On a bend  in the road above me I spotted a cyclist resplendent in his sporty cyclist outfit. He waved and I assumed he was in trouble but as I came closer I saw another cyclist with him, a woman, but he called over and said 'sun!' We greeted each other and he introduced himself in Italian as "Roberto, Bob!' and his wife, Margaretta. They were riding tandem and he indicated, with his hands behind his head that she sat at the front working while he rested behind and did nothing. She laughed, but still jabbed him the ribs. They had driven from Milano, with the bike on the roof rack, left the car at León where they started their camino. 

After warming ourselves in the sun it was time to go on and I continued onwards and upwards towards the col. Each time I thought I was there I'd reach a bend and see yet more bends ahead. 

At one point a thin-tyred lightweight racer in Team SKY went up past me with a greeting and a 'Buen Camino'; a large group in single file of motorcycles descended fast, one of whom on a deep-throated roaring Harley-Davidson gave a salute acknowledging my effort, which I very much appreciated. It had happened before, van drivers, truck drivers in towns, on country roads, hooting to wave Buen Camino; it was unmistakeable. When one hoots to say get out of the way, they rarely smile.

After a little over 2 hours climbing, Pedrafita do Cebreiro came into view. A busy town with many guarda civil standing about joking amongst themselves and some of the locals. Now I was in Galicia, having crossed from Castilla-León. As I took a short break above the town I looked down onto a scene no doubt repeated throughout mountain villages all over Europe at harvest time. Cows, groomed, stood or lay tethered on straw awaiting buyers; various marquees and tents were pitched nearby and throngs of people milled about while the strains of a brass band lifted up towards me. I have seen similar September events throughout France, Switzerland and Italy. They all follow the same pattern; the booze tents selling small glasses of local wine and beer, with some sort of sausage stuffed into a portion of baguette. I have to admit I thoroughly enjoy them.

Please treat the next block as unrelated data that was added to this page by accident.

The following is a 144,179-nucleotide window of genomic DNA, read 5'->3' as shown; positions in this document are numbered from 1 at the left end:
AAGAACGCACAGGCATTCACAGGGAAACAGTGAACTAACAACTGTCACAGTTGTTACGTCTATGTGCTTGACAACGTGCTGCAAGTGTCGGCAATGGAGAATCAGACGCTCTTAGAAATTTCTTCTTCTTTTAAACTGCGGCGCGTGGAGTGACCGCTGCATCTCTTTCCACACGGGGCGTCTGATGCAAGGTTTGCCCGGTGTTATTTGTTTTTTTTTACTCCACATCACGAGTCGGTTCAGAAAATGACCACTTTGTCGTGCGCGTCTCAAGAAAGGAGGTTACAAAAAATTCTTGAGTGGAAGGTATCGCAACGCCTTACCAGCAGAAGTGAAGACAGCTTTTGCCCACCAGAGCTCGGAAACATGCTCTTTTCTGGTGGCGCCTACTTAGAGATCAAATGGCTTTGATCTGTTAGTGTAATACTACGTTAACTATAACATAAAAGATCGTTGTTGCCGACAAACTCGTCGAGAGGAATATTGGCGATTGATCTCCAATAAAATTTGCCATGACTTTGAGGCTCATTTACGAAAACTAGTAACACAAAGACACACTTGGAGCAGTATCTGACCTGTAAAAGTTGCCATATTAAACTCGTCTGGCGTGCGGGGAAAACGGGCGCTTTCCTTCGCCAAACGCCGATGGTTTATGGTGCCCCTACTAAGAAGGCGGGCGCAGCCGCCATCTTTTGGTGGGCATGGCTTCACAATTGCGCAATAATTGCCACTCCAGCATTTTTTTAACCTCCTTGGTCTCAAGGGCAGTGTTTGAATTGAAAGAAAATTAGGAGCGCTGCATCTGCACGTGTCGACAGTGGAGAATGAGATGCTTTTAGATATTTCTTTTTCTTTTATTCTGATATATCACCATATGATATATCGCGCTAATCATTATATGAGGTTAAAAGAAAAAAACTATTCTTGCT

I ate a small croissant, drank more water, finished the last of my Kendal Mint Cake, bought last May in Yorkshire and carried on towards Alto San Roque, where I was joined by Roberto & Margaretta. They seemed elated and Roberto greeted me like an old friend. A mountain had been attacked, tackled and beaten. Or so we thought. 

There, stood a huge fabulous statue to the 'pilgrim' continuing against the elements. A reminder of what this journey really is as if one needed a reminder but it wasn't over yet. The road having started to descend, climbed once more. Sharper than I thought, until I reached Alto de Poio. And the relief was fantastic. Elation. 

The highest point on the Camino and the last of the three mountain ranges the Camino de Santiago crosses. Another stop for more fuel intake, this time in the form of a soda type fizzy drink... oh, how I wanted a beer, two beers, but as I had a good distance to do I had to remain sharp. Not relaxed at this point. Refreshed, rested and having had an enjoyable chat with a couple of French guys walking from Brittany, I could start to descend but it wasn't all plain sailing, the road did undulate over the remaining 22km, more than I expected, but as it descended it passed a magnificent Benedictine monastery at Samos. Worth a beer stop that was, as I'd only now got another 11km to go.